The Architects Declare 'Building Justice' event on 3rd November was a great success, with over 70 people attending in-person at our London studio and a good online attendance for the livestream. Everyone came together to discuss how to tackle AD's most recent and arguably most challenging declaration point: Climate Justice.
The talks exposed the extraordinary breadth and emotiveness of the subject, and participants' energy and commitment came through in their response to the speakers in the Q&A and an audience participation round that included thinking where building professionals can have the greatest impact on climate justice, and making their own personal or practice-based COP27 resolution. Our very own Zoe Watson gave a great introduction to the event.
Daze Aghaji, a Youth Climate Justice Activist who centres on Regenerative Cultures, Intersectionality, Radical Social Justice and Youth Political Engagement, explained how her early years living in poverty disconnected entirely from nature led to her recent passion to fight climate injustice. She saw first-hand how the environmental crisis disproportionately affected her community through deprivation, increased pollution and ill health.
Sara Edmonds, similarly galvanised by the bleak outlook of many intersecting crises, documented her action, which included work inspiring communities to retrofit and effective lobbying for the Great Homes Upgrade. She argued the case for new systems thinking, acknowledging our current patterns of consumption, exploitation and reliance on rising GDP needed a wholesale redesign. Sara is a retrofit advocate, director at Studio seARCH, an ACAN coordinator, co-founder of Home Energy Action Lab and co-host of the Zero Ambitions Podcast.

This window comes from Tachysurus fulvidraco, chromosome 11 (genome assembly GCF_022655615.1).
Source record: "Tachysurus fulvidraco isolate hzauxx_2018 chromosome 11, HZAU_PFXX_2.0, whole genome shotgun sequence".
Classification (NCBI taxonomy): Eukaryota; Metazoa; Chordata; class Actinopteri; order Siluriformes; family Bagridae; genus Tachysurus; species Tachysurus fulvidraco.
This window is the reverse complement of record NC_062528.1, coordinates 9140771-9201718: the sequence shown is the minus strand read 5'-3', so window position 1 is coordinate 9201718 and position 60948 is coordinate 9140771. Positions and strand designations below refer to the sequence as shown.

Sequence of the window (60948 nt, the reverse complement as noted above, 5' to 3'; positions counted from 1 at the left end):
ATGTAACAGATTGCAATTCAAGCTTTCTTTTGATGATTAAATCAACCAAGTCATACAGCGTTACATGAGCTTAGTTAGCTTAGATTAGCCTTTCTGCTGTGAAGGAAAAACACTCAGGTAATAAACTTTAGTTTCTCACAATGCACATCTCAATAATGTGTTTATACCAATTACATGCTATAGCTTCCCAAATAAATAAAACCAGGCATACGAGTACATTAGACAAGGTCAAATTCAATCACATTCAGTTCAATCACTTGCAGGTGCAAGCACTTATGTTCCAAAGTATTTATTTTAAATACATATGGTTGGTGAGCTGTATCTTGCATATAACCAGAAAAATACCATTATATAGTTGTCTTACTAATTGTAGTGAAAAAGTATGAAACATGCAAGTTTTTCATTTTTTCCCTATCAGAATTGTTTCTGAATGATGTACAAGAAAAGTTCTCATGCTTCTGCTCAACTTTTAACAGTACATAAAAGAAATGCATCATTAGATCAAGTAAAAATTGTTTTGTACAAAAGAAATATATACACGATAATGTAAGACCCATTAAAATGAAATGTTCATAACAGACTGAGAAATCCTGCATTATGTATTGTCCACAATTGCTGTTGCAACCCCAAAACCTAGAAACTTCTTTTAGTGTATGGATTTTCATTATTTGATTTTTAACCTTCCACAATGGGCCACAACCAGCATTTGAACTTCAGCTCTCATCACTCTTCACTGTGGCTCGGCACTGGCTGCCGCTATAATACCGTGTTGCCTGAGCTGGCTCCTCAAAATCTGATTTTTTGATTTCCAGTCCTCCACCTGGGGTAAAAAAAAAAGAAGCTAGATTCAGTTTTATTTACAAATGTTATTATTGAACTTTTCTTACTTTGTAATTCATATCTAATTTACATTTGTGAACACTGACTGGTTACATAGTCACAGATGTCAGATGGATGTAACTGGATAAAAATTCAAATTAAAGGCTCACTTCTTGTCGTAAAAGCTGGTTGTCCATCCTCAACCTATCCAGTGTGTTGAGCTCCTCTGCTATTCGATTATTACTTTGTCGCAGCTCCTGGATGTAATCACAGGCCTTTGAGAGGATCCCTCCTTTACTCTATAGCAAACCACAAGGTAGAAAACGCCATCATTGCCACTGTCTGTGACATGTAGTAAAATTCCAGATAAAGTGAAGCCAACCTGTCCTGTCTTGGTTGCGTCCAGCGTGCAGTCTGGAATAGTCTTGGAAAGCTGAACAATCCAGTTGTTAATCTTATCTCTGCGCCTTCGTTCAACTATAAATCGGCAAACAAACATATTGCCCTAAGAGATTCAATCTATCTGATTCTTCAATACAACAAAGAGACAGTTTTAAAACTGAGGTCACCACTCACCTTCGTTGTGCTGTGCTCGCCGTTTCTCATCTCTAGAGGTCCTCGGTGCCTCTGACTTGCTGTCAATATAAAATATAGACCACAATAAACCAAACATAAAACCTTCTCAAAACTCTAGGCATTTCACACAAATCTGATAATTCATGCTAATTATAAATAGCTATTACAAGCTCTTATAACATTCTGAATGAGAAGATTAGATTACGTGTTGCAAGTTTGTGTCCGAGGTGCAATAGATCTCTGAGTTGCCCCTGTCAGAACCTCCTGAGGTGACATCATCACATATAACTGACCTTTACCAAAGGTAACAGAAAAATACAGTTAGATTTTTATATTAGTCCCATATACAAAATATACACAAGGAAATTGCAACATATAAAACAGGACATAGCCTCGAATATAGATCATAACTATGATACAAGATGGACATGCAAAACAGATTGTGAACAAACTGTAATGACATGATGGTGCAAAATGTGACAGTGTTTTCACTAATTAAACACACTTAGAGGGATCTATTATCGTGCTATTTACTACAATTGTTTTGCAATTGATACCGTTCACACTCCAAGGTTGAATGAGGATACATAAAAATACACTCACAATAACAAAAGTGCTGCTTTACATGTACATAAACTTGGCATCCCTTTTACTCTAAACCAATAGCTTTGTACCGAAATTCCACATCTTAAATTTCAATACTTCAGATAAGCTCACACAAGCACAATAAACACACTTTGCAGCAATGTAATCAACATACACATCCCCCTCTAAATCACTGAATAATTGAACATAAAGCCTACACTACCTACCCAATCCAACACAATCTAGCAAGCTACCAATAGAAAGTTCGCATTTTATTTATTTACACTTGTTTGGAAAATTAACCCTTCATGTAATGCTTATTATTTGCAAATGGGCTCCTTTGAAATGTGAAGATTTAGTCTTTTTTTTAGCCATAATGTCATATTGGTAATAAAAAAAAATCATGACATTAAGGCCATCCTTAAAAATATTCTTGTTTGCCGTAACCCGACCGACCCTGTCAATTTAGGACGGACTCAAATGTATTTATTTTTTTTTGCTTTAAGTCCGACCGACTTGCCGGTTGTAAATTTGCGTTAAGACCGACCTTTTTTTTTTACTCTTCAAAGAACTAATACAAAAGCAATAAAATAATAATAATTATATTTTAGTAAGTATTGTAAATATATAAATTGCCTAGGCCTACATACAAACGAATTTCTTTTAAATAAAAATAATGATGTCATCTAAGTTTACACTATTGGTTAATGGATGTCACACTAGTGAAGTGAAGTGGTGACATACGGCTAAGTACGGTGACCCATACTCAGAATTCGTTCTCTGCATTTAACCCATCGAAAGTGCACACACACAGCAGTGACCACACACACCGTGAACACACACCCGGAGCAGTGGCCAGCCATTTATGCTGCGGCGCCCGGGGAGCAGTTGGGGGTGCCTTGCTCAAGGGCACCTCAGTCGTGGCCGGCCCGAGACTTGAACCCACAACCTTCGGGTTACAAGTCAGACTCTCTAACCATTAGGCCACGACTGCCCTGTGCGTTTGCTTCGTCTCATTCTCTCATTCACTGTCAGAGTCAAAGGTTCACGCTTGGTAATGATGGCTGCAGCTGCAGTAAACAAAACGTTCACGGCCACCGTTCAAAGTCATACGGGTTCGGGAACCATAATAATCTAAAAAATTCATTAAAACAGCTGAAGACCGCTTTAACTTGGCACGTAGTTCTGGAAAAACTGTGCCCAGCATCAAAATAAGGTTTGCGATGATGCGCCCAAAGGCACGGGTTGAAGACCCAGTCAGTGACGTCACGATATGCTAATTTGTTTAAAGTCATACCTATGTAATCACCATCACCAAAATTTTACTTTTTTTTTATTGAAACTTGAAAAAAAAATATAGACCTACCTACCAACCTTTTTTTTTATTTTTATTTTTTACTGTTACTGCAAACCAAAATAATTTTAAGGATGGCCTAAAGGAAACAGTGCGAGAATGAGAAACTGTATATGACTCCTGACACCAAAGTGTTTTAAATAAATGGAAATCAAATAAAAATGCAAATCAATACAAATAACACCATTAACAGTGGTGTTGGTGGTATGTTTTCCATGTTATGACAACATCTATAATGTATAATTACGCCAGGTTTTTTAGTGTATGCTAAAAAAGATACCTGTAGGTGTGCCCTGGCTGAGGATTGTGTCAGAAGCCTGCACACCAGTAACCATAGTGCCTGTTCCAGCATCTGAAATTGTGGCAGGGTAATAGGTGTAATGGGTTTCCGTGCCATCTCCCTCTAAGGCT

Rosie Murphy, a consummate communicator, tasked us all to tap into our own feelings of injustice. She argued that through self-awareness, we could achieve a just world. She urged us to exploit the power we have as designers to enable justice. Rosie is ACAN's Diversity & Solidarity Coordinator, an Advocate for the Black Females in Architecture network, a mentor for Homegrown Plus, and works at the social enterprise Matt+Fiona, where young people are asked how their built environment might be improved.
Michael Pawlyn, architect, systems thinker, expert in regenerative design and biomimicry, and co-founder of Architects Declare, asked us to vastly widen our outlook. Referring to Brian Eno’s ideas he made the case for ‘A bigger here, a longer now and a wider we’. Where do all our resources come from? How are they grown or extracted? In truly understanding our local ecosystems and the ingenious solutions that exist all around us, we can evolve from just talking about carbon to develop new systems that stop exploiting.
Michael explored our idea of time and argued a longer and deeper approach will help us address past injustices and understand fully the cumulative debt we owe the global south. Human empathy and a focus on community and intersectional thinking over the individual alone can enable a shift to what George Monbiot has advocated as a state of "private sufficiency and public luxury". Michael ended with a buoyant finale picturing us as co-enablers moving from a "silent spring to a raucous summer" (also from Monbiot).
You can watch the recording of 'Building Justice: Crisis Solutions' here.